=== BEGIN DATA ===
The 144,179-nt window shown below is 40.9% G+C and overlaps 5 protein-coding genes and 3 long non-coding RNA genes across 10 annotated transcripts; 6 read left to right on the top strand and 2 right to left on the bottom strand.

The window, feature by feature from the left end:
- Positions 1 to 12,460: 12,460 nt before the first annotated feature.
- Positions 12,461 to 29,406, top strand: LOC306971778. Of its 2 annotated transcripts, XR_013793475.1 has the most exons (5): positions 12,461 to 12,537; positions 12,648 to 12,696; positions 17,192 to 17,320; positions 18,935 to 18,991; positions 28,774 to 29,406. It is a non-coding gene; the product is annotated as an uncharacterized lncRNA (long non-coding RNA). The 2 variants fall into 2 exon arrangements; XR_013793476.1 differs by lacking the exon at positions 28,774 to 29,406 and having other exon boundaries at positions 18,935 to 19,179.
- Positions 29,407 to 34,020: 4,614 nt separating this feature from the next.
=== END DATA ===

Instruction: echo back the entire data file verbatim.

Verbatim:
The 144,179-nt window shown below is 40.9% G+C and overlaps 5 protein-coding genes and 3 long non-coding RNA genes across 10 annotated transcripts; 6 read left to right on the top strand and 2 right to left on the bottom strand.

The window, feature by feature from the left end:
- Positions 1 to 12,460: 12,460 nt before the first annotated feature.
- Positions 12,461 to 29,406, top strand: LOC306971778. Of its 2 annotated transcripts, XR_013793475.1 has the most exons (5): positions 12,461 to 12,537; positions 12,648 to 12,696; positions 17,192 to 17,320; positions 18,935 to 18,991; positions 28,774 to 29,406. It is a non-coding gene; the product is annotated as an uncharacterized lncRNA (long non-coding RNA). The 2 variants fall into 2 exon arrangements; XR_013793476.1 differs by lacking the exon at positions 28,774 to 29,406 and having other exon boundaries at positions 18,935 to 19,179.
- Positions 29,407 to 34,020: 4,614 nt separating this feature from the next.